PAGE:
I resolved to go through class more stoically. But, before I could get my game face on, it was time for our first activity: Rolling unconscious people over to protect their airway. David thinks this is primarily for Drunk People, but since this was an auto safety course, I am going to assume it is protecting folks from more serious injuries- at least a little. Everyone in the room paired off, then we went 2 by 2 and shook eachother, shouting “Hallo” at our less-than-conscious partners. Next we propped up one their arms, stuck the other hand by the person’s face, grabbed their far knee and FLOP! got them situated on their side. Nice Judo, really! But, it was silly and a bit undignified, so everyone giggled and just a touch of life began to show in the room. Still, for over 2 hours of Lifesaving Class, this seemed pretty light weight.
Oh, I almost neglected to mention the High Tech Audio Video Extravaganza! He had an overhead projector with a couple of transparencies with photos and a couple words on each. He showed us someone going through the process of calling for help on an emergency phone, and a couple seemingly disconnected photos of a motor cyclist sitting injured after an accident.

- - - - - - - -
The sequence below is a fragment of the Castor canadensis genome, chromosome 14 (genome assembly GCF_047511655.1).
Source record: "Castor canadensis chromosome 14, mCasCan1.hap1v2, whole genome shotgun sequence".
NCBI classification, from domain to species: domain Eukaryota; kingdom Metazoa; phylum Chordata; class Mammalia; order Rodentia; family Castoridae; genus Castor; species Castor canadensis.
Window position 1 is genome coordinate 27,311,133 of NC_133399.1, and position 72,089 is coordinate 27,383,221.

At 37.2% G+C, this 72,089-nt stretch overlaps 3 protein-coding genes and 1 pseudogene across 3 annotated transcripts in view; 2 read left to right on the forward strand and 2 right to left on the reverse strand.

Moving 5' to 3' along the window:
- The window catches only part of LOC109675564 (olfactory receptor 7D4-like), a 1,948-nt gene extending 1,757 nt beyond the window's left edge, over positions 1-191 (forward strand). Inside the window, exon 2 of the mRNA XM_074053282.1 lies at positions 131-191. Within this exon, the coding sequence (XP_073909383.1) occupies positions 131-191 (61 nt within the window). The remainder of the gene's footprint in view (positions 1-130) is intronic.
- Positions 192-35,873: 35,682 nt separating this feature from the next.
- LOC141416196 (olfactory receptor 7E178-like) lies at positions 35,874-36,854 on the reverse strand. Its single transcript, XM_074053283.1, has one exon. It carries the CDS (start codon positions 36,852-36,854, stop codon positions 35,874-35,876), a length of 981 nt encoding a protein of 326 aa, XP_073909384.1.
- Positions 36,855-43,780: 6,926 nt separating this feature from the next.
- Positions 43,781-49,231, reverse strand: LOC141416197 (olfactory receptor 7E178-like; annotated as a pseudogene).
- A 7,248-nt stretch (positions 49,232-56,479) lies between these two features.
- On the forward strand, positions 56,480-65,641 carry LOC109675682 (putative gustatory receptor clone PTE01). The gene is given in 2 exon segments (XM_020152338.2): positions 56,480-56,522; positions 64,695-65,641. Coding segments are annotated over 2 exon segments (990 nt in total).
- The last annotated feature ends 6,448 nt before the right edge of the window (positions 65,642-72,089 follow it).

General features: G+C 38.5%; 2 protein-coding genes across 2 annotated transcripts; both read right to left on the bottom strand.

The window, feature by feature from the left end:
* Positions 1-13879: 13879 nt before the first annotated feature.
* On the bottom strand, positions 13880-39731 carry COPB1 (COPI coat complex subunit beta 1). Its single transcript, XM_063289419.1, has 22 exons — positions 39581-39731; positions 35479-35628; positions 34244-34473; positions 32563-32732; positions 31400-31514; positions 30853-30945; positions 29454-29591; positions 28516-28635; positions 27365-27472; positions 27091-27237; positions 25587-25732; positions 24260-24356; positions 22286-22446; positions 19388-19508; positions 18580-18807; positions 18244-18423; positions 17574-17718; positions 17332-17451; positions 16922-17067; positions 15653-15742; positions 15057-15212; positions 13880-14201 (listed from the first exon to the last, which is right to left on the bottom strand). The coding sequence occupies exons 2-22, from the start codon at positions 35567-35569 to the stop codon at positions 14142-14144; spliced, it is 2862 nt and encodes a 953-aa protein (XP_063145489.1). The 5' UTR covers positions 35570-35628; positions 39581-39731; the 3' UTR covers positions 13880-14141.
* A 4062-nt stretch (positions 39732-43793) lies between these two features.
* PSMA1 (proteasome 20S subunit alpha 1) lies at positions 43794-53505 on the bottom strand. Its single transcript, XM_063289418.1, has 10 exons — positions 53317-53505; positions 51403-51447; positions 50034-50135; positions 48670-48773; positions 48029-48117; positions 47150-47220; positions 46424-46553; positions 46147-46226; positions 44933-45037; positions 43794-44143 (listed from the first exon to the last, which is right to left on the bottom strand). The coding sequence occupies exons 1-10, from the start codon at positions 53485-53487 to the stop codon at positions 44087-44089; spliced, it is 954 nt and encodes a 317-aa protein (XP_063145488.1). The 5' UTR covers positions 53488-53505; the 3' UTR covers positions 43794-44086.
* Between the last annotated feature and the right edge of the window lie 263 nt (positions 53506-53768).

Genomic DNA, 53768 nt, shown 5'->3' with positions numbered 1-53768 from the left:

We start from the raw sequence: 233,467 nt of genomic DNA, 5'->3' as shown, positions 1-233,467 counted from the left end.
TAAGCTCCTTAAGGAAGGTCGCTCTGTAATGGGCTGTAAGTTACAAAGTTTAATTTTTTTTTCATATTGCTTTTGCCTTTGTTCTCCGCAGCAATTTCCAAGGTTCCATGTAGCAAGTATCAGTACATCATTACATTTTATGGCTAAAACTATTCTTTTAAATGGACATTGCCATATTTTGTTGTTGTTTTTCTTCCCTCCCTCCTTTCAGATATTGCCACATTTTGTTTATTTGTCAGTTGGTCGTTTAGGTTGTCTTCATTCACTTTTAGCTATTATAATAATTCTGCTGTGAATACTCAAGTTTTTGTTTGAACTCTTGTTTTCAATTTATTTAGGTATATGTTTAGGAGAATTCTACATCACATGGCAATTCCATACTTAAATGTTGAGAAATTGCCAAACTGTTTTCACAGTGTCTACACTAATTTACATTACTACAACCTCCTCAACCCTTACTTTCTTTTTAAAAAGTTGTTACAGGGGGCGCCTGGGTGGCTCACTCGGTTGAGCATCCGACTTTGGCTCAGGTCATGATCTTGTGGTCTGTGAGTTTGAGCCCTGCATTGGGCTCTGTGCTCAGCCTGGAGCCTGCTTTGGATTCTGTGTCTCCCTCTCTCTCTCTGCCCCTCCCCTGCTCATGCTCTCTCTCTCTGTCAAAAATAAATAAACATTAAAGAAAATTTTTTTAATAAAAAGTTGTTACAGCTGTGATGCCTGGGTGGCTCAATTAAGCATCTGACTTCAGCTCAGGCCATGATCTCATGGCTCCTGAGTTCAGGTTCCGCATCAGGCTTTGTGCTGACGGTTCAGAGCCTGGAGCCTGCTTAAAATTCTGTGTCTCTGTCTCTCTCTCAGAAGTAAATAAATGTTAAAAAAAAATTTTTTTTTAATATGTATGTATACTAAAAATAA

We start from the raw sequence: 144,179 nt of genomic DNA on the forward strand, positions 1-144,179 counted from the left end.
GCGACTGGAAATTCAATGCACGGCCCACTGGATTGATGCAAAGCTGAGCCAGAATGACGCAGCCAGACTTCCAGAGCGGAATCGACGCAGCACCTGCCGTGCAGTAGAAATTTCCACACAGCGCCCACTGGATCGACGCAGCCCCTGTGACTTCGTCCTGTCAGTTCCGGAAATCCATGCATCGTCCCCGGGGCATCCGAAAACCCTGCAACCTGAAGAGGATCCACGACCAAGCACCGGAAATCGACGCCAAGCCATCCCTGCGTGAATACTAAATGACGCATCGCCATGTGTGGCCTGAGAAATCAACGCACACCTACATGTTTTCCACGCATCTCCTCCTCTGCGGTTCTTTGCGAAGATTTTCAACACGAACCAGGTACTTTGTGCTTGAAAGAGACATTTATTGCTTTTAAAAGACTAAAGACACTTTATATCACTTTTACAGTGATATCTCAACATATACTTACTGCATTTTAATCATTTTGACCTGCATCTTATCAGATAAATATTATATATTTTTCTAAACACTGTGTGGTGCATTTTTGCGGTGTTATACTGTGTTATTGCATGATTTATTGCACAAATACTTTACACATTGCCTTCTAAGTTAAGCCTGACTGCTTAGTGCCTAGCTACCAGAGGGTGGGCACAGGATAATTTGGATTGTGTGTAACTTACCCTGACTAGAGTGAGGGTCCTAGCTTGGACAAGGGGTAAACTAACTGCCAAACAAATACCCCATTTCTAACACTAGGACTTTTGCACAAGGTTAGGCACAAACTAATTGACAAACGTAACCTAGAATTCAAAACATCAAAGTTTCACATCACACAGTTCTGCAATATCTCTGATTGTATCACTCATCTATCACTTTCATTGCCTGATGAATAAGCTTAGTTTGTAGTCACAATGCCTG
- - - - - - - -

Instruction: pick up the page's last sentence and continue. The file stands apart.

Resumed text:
Ah, wait- time for the next activity:
Pulling a helmet off of an unconscious motorcyclist. For this one, we all wore those attractive green elastic and paper hats that ER workers and unfortunate food handlers everywhere get stuck with. Then we wore the helmet and our partners pulled them off. We realized too late that not everyone had to volunteer for this one. The instructor stood over me. “More, A little more, keep going.” I was supposed to slip the helmet back until David’s head was just resting on the inside rim, then grab his head and support his neck. “A little bit-” David’s head dropped- just a little! “GRRRR” he said. I quickly grabbed the back of his head and eased it down to the mat, stifling a strong giggle along the way. If the instructor noticed, he was mighty German about it!
Then it was back to the lecture. This time I really had no clue what he was talking about. There was an image of a business man who had fallen out of his chair. But, if it was revealed what this had to do with accident response, I never figured it out. The droning in German was starting to sound like a lullaby. I needed a break!
Almost too late, he told us we could go to lunch. We only had 40 minutes, but we figured we could get over to McDonalds and back. I was starved and I didn’t want to risk finding someplace new. Over lunch, I told David of my observations about the teacher’s attention to the two nodding Americans. He agreed that we needed to blend better. We headed back with intentions of sitting very, very still.